Depending on your setup procedure dbus probably isn't running at this point, which will lead to issues like missing icons and keyboard shortcuts.
 
Start dbus first.
{{Cmd|# rc-service dbus start}}
You will likely also want dbus to start on boot.
{{Cmd|# rc-update add dbus}}
 
= Start your desktop =
Start lightdm and log in with your new user.
{{Cmd|# rc-service lightdm start}}
 
Once you have verified that it actually works you can make lightdm start up at boot:
{{Cmd|# rc-update add lightdm}}
 
If you're missing icons on menus and bars install a theme:
{{Cmd|# apk add faenza-icon-theme}}
 
= Allowing shut down and reboot =
In order to allow the user to shut down the machine or reboot either {{Pkg|elogind}} and {{Pkg|polkit-elogind}}, or {{Pkg|polkit}} and {{Pkg|consolekit2}} needs to be installed:
 
{{Cmd|# apk add elogind polkit-elogind}}
 
Or:
 
{{Cmd|# apk add polkit consolekit2}}
 
= Installing fuse =
 
For browsing of network shares within XFCE that works seamlessly with file associations, you can install gvfs-fuse and the gvfs packages for the network protocols you use.  For instance, for SMB:
{{Cmd|# apk add gvfs-fuse gvfs-smb}}
 
Presently (3.11), the OpenRC script for fuse is a separate package.  However, it may be sufficient for GVfs to initiate the fuse kernel module:
{{Cmd|# apk add fuse-openrc}}
 
Then you can manually start the fuse service (you'll need to restart any XFCE sessions already in progress -- you can log them out and log in again):
{{Cmd|# rc-service fuse start}}
 
You can set the fuse service to start up automatically at boot:
{{Cmd|# rc-update add fuse}}
 
= Auto-mounting USB drives =
 
To enable automatic mounting of USB drives, install these packages:
{{Cmd|# apk add thunar-volman udisks2}}
Also, make sure that mounting is enabled in
Thunar>Edit>Preferences>Advanced>Volume Management>Configure>Storage>Removable Storage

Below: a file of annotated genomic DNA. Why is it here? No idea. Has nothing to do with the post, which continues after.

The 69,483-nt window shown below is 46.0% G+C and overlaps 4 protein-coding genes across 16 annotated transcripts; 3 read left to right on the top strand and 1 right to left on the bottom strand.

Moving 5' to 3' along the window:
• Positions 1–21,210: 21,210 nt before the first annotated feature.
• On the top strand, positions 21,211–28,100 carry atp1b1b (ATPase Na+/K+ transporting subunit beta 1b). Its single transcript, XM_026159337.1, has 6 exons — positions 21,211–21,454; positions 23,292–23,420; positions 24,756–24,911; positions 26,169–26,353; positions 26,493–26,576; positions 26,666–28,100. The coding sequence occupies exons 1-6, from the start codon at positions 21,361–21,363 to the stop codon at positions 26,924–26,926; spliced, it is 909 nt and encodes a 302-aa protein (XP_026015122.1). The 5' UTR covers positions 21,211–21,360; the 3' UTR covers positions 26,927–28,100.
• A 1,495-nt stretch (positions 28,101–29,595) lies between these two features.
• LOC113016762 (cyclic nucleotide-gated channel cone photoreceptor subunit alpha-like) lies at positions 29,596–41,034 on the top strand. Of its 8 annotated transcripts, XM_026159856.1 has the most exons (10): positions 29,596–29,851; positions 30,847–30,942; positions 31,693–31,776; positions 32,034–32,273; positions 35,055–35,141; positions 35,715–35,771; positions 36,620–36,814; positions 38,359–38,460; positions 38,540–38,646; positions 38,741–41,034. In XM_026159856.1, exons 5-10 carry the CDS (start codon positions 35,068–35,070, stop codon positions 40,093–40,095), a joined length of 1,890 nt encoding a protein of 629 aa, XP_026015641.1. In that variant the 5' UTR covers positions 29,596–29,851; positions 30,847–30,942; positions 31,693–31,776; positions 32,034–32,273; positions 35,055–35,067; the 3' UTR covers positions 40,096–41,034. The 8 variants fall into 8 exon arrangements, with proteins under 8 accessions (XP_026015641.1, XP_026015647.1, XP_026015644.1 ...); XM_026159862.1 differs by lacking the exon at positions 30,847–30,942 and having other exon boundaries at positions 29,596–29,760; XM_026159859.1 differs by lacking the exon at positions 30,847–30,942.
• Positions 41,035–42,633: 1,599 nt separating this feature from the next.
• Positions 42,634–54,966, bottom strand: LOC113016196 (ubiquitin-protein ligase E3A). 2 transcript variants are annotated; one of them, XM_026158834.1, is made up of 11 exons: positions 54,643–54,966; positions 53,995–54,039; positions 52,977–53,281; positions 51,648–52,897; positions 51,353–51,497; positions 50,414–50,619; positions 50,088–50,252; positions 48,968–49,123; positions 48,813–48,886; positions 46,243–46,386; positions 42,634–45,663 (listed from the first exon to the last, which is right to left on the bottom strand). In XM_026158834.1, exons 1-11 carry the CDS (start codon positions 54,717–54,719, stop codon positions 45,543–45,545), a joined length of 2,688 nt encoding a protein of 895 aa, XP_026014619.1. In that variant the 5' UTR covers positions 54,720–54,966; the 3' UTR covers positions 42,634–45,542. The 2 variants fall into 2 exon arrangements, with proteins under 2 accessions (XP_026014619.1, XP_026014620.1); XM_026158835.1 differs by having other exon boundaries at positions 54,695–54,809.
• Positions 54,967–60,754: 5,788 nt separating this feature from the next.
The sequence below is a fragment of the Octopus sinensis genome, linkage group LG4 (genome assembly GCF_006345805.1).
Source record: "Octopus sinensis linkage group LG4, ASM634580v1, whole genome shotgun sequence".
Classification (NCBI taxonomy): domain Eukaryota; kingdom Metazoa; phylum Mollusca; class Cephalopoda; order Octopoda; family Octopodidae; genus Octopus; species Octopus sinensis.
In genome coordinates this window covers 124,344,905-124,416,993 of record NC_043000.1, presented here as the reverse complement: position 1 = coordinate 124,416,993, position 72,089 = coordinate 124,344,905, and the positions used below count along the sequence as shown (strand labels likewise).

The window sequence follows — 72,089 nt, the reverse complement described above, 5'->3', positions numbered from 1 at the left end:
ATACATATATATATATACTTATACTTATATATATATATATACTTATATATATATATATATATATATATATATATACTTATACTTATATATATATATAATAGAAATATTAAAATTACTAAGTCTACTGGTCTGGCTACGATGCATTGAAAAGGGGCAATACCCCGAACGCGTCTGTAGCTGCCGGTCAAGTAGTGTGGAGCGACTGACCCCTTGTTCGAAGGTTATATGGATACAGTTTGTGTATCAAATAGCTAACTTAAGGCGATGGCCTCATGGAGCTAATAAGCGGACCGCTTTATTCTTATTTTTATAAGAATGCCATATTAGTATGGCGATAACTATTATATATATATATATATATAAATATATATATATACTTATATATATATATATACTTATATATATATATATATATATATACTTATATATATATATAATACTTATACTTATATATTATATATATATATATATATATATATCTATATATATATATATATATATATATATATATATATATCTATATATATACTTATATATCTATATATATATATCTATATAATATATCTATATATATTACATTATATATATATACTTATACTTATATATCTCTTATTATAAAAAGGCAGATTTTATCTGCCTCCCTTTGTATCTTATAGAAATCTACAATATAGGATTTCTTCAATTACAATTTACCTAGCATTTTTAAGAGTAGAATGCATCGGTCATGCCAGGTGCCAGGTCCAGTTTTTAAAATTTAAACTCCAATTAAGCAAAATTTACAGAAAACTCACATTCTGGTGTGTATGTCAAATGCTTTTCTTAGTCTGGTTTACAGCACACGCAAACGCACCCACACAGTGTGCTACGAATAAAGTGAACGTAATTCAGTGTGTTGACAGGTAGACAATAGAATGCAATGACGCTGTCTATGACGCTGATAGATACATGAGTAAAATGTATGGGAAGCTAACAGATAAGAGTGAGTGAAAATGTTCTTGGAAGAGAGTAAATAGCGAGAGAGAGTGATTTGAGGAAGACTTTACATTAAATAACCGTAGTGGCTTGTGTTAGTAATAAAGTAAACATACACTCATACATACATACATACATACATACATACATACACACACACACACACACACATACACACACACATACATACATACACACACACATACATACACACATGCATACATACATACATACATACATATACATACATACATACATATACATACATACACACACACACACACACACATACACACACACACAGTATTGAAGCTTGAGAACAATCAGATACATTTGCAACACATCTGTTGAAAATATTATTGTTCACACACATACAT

Packages below optional depending on what USB media you intend to mount:
{{Cmd|ntfs-3g: NTFS support
gvfs-mtp: media players and mobile devices that use MTP
gvfs-gphoto2: digital cameras and mobile devices that use PTP
gvfs-afc: Apple mobile devices}}
 
= Troubleshooting =
If you are unable to login, check /var/log/lightdm/lightdm.log, there may be output there from X to indicate failed modules, etc.
 
If your mouse / keyboard is not responding, try to install xf86-input-evdev (that will appeared in lightdm.log if you lack it). Or you can try to disable hotplug.
 
  Section "ServerFlags"
    Option "AutoAddDevices" "False"
  EndSection
 
If you Xorg server segfaults in kvm/qemu then add ''nomodeset'' as a boot option when booting up.
 
If you are unable to login, or you see an error "Failed to execute login command", you should check ~/.xinitrc (if you're using .xinitrc) with your preferred text editor (vi, nano, etc) and ensure that it is set to boot into xfce. To do this, the 'exec' line (usually the last line in the file) should read "exec startxfce4". If ~/.xinitrc does not exist, create it and add the exec line. this command will do it:
 
{{Cmd|$ echo "exec startxfce4" >> ~/.xinitrc}}
 
== Compositor ==
 
If you login to xfce once, logout, and then login again, and your panel and windows disappear or start flickering, this is because xfce is writing a default config file with the compositor enabled, but does not enable it during your first login.  Clear out the ~/.config/xfce directory, and login as "first time" again, as the default vblank setting for the compositor is likely incorrect.  Open the windows manager tweaks and dconf editor (or use dconf-query) before you log out.  Tick the compositor to off in the window manager tweaks ui.  If you have a recent enough xfce (4.14) there is a ui in window manager tweaks to set syncing mode, and you can try different values, such as vblank, xpresent, and glx, while turning the compositor on and off, until you find one that works.  Or, from dconf editor, you can set xfwm4 /general/vblank_mode, which you will find is set to "auto" by default, and then turn the compositor on again.  This can also be accomplished from the command line using using:
 
{{cmd|xfconf-query -c xfwm4 -p /general/vblank_mode -s mode}} where mode is vblank, glx or xpresent. 
 
You have to use xfconf-query from within the xfce terminal session, or at least with the xfce settings daemon started.
 
= =
* [http://troglobit.com/2017/09/10/install-x-window-in-alpine-linux/ Install X-Window in Alpine Linux] Joachim Nilsson 2017
 
[[Category:Xfce]]

Latest revision as of 09:05, 9 February 2022

Redirect to:

Moved to https://wiki.alpinelinux.org/wiki/Xfce